The combination of all these variables enables the rider to communicate with his horse with an infinite number of nuances in his aids. The skillful utilization of all these nuances with their respective full range of possibilities also contributes to winning and keeping the horse's attention, just like a good actor can rivet an audience by making use of tempo, volume, and pauses in his delivery. Sometimes whispering can capture an audience's attention more effectively than shouting. Sometimes a pause can do the same. Monotony puts human audiences as well as horses to sleep, whereas dynamic changes in one or more of the parameters can rouse the most lethargic audience.

Pauses also have another advantage. They give the rider time to evaluate the result. In this respect, the rider can be compared to a painter who is working on a large canvas. In order to apply a brush stroke, the painter has to be so close to the canvas that he cannot see the entire painting. He periodically has to take a step back after a brush stroke, in order to be able to see "the big picture". This allows him to see what is still missing from the painting. After the assessment, he steps closer and adds more brush strokes, followed by stepping back and evaluating the result.

The rider does the exact same thing. He has to assess the effect each aid has on his horse. The result of this evaluation tells him how to proceed, i.e. whether the aid was successful or not, or whether it was only partially successful.

The rider also has to keep an eye on the "big picture", i.e. the long-term development of his horse. He has to keep track of the development of all the different areas. Occasionally, the rider has to make a compromise in one area in order to be able to make progress in another area. E.g. the impulsion may temporarily have to be sacrificed to some extent in order to improve the horse's relaxation and trust in the rider. When these have been sufficiently established, impulsion and collection can be targeted as new goals. On the other hand, trying to obtain impulsion and collection before relaxation and trust have been established would only lead to tension and fear.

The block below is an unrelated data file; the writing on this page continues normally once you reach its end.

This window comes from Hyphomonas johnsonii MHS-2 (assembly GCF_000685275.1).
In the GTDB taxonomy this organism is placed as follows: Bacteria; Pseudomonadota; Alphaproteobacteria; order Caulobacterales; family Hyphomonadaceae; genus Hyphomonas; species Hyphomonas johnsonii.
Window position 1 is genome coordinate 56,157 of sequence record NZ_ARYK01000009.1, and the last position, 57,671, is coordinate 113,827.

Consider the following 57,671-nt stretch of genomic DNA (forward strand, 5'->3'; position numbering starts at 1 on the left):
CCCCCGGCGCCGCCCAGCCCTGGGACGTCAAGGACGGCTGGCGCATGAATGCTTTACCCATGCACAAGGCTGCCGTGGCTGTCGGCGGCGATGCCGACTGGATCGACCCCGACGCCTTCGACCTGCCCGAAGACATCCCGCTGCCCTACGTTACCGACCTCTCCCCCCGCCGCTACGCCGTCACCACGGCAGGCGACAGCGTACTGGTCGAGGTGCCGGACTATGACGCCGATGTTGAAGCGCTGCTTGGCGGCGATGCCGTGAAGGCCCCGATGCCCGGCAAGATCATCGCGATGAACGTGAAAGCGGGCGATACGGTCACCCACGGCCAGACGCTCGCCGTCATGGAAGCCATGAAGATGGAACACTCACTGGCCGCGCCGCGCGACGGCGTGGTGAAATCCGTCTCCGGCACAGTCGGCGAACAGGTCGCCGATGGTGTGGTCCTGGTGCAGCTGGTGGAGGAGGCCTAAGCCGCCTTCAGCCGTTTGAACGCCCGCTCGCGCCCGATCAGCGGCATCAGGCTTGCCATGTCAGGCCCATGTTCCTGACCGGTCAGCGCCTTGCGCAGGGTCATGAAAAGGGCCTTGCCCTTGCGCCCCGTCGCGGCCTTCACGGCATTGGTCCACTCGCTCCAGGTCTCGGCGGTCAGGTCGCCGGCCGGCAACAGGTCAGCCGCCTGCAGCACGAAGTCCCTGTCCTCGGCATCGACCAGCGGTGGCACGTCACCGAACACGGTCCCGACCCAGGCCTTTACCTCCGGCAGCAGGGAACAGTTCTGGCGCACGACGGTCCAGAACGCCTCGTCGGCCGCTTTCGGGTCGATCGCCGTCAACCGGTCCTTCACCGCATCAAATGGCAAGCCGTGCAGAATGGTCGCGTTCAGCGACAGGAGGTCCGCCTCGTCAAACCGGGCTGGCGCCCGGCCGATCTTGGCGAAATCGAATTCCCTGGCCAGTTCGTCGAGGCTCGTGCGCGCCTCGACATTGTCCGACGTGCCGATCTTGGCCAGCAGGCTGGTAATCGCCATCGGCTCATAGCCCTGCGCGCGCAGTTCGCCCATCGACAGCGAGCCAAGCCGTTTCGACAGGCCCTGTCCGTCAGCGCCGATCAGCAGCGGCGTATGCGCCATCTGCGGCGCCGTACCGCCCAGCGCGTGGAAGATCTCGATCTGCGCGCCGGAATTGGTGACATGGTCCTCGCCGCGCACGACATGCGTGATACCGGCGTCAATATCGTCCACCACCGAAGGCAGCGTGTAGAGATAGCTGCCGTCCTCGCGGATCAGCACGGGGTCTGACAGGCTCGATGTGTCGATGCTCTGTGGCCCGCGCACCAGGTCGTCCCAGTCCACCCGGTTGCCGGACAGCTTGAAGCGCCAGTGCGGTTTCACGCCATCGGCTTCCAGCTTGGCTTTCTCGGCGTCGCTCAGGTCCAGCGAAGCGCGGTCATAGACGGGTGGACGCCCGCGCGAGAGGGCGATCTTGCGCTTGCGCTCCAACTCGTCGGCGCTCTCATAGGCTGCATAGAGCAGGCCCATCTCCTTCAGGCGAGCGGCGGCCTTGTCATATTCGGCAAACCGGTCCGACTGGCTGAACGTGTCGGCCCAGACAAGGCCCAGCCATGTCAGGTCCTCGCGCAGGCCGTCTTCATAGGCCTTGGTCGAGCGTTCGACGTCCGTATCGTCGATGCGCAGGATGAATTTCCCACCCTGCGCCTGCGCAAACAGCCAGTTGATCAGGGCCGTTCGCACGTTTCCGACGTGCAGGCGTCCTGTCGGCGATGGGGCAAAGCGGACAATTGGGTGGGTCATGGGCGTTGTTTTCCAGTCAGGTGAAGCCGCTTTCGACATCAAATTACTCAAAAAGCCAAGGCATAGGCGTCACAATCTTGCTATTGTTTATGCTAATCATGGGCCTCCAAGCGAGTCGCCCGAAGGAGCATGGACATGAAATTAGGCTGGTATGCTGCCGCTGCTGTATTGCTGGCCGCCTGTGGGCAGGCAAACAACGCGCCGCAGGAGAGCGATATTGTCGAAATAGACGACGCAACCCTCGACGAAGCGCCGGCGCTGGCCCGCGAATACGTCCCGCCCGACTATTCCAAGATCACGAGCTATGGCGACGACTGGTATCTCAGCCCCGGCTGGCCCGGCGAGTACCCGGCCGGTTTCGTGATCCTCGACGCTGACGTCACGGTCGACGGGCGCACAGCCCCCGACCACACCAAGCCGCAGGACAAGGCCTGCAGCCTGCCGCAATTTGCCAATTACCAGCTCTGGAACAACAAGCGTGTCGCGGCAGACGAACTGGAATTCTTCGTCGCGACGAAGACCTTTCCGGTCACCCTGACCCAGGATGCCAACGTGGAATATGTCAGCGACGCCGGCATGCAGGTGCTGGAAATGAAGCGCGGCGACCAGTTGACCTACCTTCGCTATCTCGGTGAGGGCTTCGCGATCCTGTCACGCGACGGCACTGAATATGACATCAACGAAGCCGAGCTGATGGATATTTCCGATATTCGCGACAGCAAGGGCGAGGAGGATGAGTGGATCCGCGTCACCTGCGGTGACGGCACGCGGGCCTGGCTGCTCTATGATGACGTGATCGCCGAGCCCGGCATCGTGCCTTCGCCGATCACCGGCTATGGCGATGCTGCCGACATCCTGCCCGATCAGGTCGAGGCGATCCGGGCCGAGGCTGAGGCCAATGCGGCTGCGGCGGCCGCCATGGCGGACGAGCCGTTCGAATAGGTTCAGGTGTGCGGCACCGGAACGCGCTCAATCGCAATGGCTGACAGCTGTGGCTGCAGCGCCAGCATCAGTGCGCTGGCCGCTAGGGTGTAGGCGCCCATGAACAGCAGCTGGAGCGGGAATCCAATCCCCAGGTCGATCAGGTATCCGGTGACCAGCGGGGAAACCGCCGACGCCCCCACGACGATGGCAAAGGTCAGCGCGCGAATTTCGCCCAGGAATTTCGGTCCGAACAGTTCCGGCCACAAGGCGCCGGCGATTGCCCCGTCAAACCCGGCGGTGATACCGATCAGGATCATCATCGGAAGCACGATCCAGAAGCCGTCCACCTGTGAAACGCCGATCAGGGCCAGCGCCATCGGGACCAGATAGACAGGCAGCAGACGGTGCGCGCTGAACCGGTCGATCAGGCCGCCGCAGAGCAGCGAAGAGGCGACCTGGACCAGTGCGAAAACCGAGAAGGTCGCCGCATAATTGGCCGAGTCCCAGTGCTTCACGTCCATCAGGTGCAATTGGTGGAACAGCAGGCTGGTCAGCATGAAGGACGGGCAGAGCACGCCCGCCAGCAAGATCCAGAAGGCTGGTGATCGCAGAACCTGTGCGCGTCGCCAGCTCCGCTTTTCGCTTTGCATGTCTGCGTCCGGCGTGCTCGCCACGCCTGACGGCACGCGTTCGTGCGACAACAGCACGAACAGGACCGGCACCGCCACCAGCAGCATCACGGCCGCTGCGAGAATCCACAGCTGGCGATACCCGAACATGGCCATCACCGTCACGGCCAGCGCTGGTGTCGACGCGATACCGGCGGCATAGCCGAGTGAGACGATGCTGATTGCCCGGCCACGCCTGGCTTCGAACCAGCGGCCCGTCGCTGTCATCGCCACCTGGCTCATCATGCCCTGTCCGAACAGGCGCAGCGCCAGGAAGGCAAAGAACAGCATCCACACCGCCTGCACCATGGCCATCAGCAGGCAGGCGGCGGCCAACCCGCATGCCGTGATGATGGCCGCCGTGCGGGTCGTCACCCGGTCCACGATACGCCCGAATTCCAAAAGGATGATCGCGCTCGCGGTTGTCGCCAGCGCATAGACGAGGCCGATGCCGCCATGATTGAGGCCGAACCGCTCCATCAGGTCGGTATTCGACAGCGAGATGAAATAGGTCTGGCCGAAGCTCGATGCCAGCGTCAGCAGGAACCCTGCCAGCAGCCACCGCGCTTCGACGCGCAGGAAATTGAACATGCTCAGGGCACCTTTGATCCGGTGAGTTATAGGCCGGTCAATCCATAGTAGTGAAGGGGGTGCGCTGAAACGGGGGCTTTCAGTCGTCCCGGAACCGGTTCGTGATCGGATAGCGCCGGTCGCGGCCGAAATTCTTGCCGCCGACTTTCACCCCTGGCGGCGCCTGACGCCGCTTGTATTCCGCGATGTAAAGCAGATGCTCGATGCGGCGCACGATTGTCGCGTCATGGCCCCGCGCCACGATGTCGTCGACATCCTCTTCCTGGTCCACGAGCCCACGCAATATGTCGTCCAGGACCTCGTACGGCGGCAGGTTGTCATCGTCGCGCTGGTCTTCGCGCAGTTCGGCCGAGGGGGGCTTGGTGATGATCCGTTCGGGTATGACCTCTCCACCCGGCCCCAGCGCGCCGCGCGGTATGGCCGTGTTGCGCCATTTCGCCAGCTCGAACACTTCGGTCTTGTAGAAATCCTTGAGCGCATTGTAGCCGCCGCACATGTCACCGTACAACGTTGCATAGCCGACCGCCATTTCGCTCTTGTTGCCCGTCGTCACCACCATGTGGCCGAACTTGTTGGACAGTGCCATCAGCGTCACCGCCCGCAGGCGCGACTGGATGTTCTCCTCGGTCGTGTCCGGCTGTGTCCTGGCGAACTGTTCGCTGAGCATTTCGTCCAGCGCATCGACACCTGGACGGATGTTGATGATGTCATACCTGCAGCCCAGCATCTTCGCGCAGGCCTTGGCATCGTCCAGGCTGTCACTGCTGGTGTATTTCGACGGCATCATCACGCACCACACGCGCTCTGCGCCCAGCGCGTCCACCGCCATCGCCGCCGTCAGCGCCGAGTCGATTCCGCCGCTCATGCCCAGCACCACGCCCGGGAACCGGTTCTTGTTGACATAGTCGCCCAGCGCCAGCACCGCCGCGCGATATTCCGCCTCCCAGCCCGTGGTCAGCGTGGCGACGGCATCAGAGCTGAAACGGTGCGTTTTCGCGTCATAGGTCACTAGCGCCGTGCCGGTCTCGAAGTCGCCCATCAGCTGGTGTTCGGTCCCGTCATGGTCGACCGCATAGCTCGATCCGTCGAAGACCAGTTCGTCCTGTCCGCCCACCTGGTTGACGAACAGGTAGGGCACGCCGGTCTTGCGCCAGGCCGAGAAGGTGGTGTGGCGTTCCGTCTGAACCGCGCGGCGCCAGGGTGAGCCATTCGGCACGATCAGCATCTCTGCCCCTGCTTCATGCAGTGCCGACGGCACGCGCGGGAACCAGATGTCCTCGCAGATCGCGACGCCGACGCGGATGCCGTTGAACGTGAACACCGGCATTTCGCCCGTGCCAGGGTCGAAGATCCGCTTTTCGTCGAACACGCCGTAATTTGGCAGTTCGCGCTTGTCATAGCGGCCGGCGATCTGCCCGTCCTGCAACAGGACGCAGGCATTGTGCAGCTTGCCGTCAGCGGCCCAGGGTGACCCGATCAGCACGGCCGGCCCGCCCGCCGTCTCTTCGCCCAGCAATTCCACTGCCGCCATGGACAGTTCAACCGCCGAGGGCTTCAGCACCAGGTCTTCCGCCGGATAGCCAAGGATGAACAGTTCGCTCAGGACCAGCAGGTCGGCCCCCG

In summing up the relevance of releases as pauses, you can say that the release is the counterpart that lends meaning to the active aids. In our conventional thinking we tend to focus entirely on the active aids, while we forget that it is the release, the pause that enables the aid to come through. Often the horse cannot respond to the aid until it is released. The conclusion that every rider has to draw from these observations is that it is not the aid that gets the job done, but the combination of Release - Aid - Release. This combination has to be seen as the most basic communicative unit. Notice how this most basic unit consists of TWO releases and only ONE active aid. This in itself should highlight the importance of the release.

"We join spokes together in a wheel, but it is the center hole that makes the wagon move.
We shape clay into a pot, but it is the emptiness inside that holds whatever we want.
We hammer wood for a house, but it is the inner space that makes it livable.
We work with being, but non-being is what we use."
- Tao te Ching (11). is dedicated to the preservation and promotion of the art of Classical Dressage.